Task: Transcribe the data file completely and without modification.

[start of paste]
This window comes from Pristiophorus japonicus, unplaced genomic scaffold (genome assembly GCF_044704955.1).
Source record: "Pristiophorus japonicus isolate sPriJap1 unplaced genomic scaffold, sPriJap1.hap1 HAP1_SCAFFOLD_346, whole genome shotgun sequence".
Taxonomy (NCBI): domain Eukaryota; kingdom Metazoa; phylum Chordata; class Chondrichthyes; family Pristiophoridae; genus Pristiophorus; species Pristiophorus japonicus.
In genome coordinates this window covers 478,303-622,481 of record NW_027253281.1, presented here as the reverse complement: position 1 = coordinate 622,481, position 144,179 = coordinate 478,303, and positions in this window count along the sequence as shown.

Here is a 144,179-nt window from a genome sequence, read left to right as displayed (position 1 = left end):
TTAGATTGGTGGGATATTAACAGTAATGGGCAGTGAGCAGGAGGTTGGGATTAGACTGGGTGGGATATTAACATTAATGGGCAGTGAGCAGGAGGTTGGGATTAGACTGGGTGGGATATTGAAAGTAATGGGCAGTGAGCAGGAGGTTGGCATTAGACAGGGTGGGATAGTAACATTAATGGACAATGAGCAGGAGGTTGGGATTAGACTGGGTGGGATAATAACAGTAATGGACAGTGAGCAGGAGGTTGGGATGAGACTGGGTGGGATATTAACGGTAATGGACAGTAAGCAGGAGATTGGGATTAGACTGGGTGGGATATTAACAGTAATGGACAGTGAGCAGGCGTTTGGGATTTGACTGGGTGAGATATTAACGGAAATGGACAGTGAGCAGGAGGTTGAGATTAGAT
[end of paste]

This window comes from Pristiophorus japonicus, unplaced genomic scaffold (genome assembly GCF_044704955.1).
Source record: "Pristiophorus japonicus isolate sPriJap1 unplaced genomic scaffold, sPriJap1.hap1 HAP1_SCAFFOLD_346, whole genome shotgun sequence".
Taxonomy (NCBI): domain Eukaryota; kingdom Metazoa; phylum Chordata; class Chondrichthyes; family Pristiophoridae; genus Pristiophorus; species Pristiophorus japonicus.
In genome coordinates this window covers 478,303-622,481 of record NW_027253281.1, presented here as the reverse complement: position 1 = coordinate 622,481, position 144,179 = coordinate 478,303, and positions in this window count along the sequence as shown.

Here is a 144,179-nt window from a genome sequence, read left to right as displayed (position 1 = left end):
TTAGATTGGTGGGATATTAACAGTAATGGGCAGTGAGCAGGAGGTTGGGATTAGACTGGGTGGGATATTAACATTAATGGGCAGTGAGCAGGAGGTTGGGATTAGACTGGGTGGGATATTGAAAGTAATGGGCAGTGAGCAGGAGGTTGGCATTAGACAGGGTGGGATAGTAACATTAATGGACAATGAGCAGGAGGTTGGGATTAGACTGGGTGGGATAATAACAGTAATGGACAGTGAGCAGGAGGTTGGGATGAGACTGGGTGGGATATTAACGGTAATGGACAGTAAGCAGGAGATTGGGATTAGACTGGGTGGGATATTAACAGTAATGGACAGTGAGCAGGCGTTTGGGATTTGACTGGGTGAGATATTAACGGAAATGGACAGTGAGCAGGAGGTTGAGATTAGAT